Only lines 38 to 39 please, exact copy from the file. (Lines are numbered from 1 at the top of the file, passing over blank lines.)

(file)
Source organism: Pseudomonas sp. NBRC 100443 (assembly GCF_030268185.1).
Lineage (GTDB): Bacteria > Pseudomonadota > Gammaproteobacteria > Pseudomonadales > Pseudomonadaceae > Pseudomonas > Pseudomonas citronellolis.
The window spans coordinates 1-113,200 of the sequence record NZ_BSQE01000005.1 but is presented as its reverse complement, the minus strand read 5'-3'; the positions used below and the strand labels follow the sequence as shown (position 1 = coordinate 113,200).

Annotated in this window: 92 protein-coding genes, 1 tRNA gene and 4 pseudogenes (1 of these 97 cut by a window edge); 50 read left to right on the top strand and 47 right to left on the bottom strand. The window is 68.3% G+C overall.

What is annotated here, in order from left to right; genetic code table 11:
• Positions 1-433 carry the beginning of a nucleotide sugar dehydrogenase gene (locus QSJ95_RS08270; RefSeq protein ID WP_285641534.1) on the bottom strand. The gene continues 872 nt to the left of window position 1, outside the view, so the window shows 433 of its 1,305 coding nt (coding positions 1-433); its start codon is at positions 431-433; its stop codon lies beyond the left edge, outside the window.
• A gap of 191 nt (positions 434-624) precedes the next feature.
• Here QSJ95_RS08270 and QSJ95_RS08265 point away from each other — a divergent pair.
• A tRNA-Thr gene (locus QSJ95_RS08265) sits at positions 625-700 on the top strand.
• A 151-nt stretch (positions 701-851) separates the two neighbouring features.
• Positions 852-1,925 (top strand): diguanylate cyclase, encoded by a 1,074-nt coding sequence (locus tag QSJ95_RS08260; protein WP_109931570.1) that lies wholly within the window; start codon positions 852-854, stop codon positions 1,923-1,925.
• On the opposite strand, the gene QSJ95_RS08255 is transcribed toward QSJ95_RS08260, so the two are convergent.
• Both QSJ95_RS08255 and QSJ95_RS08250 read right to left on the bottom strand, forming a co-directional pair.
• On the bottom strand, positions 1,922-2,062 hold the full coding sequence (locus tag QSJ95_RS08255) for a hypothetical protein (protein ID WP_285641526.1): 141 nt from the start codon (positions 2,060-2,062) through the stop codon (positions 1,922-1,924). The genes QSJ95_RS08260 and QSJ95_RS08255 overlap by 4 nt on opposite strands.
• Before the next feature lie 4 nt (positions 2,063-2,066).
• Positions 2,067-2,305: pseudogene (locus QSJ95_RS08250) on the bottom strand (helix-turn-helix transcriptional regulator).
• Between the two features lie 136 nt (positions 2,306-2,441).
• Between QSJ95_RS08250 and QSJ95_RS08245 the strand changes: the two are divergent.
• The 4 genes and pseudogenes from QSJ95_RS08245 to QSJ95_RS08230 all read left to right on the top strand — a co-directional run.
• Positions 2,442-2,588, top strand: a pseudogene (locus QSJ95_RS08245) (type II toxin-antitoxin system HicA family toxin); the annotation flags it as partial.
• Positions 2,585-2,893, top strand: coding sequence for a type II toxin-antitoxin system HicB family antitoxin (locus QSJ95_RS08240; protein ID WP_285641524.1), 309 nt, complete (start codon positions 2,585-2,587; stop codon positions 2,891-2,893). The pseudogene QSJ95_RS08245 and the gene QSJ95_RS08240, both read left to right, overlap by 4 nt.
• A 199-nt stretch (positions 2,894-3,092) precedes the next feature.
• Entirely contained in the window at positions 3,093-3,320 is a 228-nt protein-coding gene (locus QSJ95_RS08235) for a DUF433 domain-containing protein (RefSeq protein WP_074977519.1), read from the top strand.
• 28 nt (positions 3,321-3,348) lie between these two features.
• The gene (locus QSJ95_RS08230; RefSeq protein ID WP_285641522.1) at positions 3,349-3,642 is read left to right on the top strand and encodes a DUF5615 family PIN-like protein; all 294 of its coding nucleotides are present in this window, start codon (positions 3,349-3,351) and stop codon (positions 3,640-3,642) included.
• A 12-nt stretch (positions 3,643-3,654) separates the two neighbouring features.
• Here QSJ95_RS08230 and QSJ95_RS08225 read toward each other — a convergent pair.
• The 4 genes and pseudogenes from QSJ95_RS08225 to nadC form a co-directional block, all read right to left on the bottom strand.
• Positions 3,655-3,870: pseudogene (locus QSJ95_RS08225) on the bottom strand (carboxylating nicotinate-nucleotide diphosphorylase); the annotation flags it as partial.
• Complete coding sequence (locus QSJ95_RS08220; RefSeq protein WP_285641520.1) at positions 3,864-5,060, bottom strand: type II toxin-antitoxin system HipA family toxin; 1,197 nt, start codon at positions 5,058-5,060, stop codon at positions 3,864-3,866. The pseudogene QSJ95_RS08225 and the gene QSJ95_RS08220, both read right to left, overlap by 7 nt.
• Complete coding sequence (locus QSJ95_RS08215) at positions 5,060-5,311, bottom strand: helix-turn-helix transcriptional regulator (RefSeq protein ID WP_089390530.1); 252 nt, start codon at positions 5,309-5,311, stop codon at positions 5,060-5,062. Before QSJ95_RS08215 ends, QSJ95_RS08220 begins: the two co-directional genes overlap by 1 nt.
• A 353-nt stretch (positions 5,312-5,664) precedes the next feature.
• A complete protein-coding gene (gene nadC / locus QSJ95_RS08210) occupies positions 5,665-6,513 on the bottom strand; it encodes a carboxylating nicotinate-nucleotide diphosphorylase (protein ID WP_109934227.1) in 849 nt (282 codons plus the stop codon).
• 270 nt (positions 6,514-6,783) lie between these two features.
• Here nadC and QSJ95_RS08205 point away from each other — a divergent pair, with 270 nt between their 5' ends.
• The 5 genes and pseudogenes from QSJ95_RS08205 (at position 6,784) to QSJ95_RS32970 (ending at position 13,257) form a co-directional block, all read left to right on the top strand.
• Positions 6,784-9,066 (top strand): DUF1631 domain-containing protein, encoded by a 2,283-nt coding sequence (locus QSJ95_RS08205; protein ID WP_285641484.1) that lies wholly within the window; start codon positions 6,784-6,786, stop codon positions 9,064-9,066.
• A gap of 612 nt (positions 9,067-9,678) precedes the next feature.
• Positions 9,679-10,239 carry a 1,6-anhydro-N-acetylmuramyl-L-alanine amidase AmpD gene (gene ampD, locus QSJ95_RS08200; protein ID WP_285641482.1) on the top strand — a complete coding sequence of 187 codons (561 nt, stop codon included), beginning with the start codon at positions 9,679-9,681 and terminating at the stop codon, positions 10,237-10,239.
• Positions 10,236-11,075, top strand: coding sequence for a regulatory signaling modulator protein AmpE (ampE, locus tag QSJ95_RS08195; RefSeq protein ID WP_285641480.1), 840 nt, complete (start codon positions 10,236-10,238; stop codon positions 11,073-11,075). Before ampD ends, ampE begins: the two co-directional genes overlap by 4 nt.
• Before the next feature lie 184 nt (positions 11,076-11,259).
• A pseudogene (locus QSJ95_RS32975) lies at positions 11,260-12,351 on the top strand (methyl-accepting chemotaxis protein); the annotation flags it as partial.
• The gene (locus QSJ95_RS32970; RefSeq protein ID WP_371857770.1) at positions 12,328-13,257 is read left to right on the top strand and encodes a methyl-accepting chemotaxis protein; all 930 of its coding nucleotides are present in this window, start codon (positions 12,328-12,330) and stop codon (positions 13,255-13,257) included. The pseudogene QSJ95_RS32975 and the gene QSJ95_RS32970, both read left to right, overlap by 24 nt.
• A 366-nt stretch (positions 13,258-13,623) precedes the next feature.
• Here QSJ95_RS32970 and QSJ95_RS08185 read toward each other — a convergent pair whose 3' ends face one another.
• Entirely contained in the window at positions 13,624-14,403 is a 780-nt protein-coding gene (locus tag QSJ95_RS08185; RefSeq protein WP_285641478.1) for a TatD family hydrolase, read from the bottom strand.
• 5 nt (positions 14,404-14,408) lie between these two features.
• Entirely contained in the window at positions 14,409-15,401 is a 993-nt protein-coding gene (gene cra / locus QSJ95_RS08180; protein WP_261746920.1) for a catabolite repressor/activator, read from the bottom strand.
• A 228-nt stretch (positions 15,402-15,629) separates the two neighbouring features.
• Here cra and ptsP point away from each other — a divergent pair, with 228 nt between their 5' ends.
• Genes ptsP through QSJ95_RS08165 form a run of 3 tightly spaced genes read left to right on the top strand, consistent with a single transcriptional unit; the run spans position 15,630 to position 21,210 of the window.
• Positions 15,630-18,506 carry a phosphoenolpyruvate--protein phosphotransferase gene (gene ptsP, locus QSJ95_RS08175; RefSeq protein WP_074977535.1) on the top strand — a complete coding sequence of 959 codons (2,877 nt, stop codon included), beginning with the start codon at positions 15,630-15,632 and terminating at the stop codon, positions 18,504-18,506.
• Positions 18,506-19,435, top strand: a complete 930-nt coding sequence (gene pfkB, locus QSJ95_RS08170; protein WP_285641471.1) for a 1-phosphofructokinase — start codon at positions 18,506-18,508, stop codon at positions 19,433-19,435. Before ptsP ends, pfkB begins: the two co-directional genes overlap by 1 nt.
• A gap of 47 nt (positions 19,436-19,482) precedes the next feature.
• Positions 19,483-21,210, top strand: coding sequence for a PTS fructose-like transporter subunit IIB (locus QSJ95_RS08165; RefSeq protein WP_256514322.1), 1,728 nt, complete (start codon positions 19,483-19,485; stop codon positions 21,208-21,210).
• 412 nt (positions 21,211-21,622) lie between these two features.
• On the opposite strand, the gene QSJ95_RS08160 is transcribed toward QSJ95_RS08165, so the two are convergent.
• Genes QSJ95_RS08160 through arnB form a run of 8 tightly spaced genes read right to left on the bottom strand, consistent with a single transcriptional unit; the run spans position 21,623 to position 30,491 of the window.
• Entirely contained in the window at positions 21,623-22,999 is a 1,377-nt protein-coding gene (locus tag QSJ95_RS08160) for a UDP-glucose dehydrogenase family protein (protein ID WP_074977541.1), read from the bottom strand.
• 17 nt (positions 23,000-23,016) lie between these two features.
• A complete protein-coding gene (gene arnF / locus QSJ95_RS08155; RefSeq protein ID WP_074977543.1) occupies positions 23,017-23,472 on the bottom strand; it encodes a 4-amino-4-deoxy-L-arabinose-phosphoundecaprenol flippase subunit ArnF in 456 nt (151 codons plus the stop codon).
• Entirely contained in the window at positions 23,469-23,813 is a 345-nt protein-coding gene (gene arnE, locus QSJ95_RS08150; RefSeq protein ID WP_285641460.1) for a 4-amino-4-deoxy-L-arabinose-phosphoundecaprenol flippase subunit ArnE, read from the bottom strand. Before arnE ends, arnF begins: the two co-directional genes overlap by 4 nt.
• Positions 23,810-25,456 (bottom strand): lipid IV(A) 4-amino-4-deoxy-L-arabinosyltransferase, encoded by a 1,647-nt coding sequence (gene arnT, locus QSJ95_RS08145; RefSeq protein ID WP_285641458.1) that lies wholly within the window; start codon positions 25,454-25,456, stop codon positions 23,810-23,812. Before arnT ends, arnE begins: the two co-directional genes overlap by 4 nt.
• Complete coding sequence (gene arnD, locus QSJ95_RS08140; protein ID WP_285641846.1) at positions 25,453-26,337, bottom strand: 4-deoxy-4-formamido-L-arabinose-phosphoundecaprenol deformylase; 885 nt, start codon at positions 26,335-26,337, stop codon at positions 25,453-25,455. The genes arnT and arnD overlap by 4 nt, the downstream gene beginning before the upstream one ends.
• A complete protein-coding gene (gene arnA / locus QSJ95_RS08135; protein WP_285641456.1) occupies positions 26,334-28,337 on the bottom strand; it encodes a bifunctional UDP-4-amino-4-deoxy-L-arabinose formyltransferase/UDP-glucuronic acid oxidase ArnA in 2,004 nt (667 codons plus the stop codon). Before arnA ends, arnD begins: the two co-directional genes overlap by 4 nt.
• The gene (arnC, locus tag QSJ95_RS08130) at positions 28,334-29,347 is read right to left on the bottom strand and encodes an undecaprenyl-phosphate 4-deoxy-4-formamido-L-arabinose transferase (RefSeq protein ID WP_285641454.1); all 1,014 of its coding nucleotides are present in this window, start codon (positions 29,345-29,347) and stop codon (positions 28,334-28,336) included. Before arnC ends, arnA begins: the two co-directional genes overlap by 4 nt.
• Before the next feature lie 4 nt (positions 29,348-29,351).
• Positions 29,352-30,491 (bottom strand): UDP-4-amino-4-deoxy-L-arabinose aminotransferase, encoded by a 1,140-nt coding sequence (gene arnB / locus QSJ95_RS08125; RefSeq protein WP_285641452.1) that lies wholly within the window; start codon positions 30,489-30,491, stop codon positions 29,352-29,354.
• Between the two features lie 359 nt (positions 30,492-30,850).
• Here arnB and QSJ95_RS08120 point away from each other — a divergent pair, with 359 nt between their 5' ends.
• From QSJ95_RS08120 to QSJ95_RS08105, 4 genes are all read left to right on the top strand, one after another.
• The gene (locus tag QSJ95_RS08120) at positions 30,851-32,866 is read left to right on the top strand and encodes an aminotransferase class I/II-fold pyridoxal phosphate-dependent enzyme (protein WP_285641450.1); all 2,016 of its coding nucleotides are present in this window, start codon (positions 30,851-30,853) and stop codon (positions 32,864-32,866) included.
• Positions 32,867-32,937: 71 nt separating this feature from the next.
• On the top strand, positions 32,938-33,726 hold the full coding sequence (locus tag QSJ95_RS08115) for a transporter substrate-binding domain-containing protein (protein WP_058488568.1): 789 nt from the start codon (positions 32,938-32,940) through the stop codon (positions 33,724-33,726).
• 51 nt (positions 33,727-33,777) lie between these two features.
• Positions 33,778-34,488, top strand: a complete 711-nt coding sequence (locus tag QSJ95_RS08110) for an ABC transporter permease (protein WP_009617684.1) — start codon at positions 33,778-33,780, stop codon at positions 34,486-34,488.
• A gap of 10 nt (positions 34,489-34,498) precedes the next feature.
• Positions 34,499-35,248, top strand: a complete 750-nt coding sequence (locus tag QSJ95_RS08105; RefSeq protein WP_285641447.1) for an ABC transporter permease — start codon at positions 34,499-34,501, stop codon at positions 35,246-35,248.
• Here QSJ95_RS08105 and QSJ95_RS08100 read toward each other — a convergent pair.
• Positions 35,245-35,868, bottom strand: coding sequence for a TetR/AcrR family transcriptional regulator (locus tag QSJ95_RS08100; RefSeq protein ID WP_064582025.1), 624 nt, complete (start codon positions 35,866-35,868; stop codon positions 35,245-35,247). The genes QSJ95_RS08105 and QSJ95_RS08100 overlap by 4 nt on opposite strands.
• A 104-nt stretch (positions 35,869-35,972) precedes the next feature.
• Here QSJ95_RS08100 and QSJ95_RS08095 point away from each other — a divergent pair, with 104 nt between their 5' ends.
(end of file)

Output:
• A gap of 612 nt (positions 9,067-9,678) precedes the next feature.
• Positions 9,679-10,239 carry a 1,6-anhydro-N-acetylmuramyl-L-alanine amidase AmpD gene (gene ampD, locus QSJ95_RS08200; protein ID WP_285641482.1) on the top strand — a complete coding sequence of 187 codons (561 nt, stop codon included), beginning with the start codon at positions 9,679-9,681 and terminating at the stop codon, positions 10,237-10,239.